Sure, your food is “sustainable” – but what about the wages for the people who made it?

istockphoto kitchen workersThere’s nothing more enticing than a good meal, but a recent report released by the Food Chain Workers Alliance might make your next feast a little less appealing.

The report, The Hands That Feed Us, is an unnerving account of this country’s food industry and the state of its workers – a place where just 13.5% of workers surveyed earn livable wages, meaning about 17 million food service workers (of roughly 20 million nationwide) are paid too little to make ends meet. A full 60% of food service workers reported earning poverty-level wages or worse, and almost a quarter of those surveyed earned a sub-minimum wage.

It gets worse. The report finds that 79% of food workers – spanning the entire production line from farming to distribution and service – do not have paid sick days, and 58% lack health coverage. Is it any surprise that 53% of those surveyed admitted to working sick? Many of these workers (65%) reported working while sick due to a lack of paid sick days, while 43% said they feared losing their job if they didn’t come in to work.

“In the winter, I had a lot of colds, my throat closed, a fever, a headache. I had to work like that one day. Then I called to say that I wasn’t going to work, but they said they would punish me because no one could take my place,” said one line cook.

The report also points out a great irony: many food workers actually face more food insecurity than average. Over 30% of workers surveyed experienced either marginal, low, or very low food security, which spans the range from general anxiety of food shortages to actual reports of reduced food intake.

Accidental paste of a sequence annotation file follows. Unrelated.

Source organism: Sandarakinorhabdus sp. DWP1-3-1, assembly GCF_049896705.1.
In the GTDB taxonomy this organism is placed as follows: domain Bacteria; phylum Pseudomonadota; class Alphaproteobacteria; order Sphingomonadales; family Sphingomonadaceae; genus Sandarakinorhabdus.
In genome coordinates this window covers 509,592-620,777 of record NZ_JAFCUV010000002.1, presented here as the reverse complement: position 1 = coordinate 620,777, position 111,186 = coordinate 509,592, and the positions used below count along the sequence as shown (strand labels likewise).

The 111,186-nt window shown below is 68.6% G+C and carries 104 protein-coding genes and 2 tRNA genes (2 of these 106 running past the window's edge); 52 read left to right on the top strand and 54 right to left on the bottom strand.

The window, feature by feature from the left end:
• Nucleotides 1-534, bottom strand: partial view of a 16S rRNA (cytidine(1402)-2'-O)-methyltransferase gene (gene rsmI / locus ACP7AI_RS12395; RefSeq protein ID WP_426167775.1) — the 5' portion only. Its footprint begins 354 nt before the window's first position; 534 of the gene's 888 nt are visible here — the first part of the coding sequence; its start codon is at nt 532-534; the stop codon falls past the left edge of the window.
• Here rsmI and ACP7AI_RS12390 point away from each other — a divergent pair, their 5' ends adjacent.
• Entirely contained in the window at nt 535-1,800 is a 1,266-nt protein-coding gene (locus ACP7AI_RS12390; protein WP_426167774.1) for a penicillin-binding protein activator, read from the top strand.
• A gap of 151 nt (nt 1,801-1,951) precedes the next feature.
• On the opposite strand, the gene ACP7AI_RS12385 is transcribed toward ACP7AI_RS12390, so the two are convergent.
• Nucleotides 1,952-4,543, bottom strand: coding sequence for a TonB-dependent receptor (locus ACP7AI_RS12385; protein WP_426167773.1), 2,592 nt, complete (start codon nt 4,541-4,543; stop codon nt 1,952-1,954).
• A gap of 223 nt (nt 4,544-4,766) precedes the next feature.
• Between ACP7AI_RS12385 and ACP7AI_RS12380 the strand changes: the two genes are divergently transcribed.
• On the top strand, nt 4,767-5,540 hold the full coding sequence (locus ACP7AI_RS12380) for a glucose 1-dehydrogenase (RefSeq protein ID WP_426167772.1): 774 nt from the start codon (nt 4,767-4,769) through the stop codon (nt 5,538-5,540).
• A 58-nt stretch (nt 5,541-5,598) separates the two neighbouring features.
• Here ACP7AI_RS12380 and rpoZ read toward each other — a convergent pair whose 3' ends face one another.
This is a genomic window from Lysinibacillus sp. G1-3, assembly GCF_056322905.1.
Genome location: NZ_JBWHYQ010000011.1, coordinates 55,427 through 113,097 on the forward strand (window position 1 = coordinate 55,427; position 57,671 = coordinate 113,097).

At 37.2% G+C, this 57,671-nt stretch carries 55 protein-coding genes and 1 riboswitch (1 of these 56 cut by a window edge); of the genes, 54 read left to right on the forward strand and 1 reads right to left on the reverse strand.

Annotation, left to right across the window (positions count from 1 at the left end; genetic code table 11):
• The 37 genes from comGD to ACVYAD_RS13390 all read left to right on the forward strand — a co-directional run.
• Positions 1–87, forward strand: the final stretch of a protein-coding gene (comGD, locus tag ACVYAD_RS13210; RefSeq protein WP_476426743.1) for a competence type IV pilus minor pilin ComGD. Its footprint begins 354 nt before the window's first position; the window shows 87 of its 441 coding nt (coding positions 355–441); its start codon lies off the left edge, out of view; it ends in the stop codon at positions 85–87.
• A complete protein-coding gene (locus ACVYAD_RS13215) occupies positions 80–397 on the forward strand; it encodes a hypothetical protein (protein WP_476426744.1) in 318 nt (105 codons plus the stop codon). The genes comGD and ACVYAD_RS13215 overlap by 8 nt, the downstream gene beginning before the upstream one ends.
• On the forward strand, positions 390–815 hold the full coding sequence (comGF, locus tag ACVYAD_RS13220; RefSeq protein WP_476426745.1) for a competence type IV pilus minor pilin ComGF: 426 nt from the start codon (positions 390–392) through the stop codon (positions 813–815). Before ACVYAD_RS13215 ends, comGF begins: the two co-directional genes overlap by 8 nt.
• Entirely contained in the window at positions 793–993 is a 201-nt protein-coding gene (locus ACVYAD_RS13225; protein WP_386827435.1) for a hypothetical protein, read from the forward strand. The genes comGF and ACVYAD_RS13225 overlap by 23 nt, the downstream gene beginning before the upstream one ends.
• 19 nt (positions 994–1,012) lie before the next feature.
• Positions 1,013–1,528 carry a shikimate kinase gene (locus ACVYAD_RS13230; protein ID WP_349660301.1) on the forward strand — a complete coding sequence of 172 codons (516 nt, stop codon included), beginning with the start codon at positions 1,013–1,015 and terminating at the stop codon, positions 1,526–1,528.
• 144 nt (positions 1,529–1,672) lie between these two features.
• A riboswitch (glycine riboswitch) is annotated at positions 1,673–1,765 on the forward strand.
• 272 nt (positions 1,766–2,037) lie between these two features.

Taxpayers are footing much of the bill for the lack of benefits and low wages paid by the food service industry. Nearly 28 percent of food system workers are on Medicaid, and almost 14 percent are on food stamps. Both of those numbers are roughly 1.5 times higher than the workforce as a whole.

While the report is certainly grim, the authors do suggest improvements that can be made to improve the lives of food system workers, including raising the federal minimum and sub-minimum wages, reducing occupational segregation to allow employees greater upward mobility, and increasing worker protections on the whole. It also recommends guaranteeing health benefits such as paid sick days, which many Seattle food workers will start earning this September.

By EOI Intern Bill Dow

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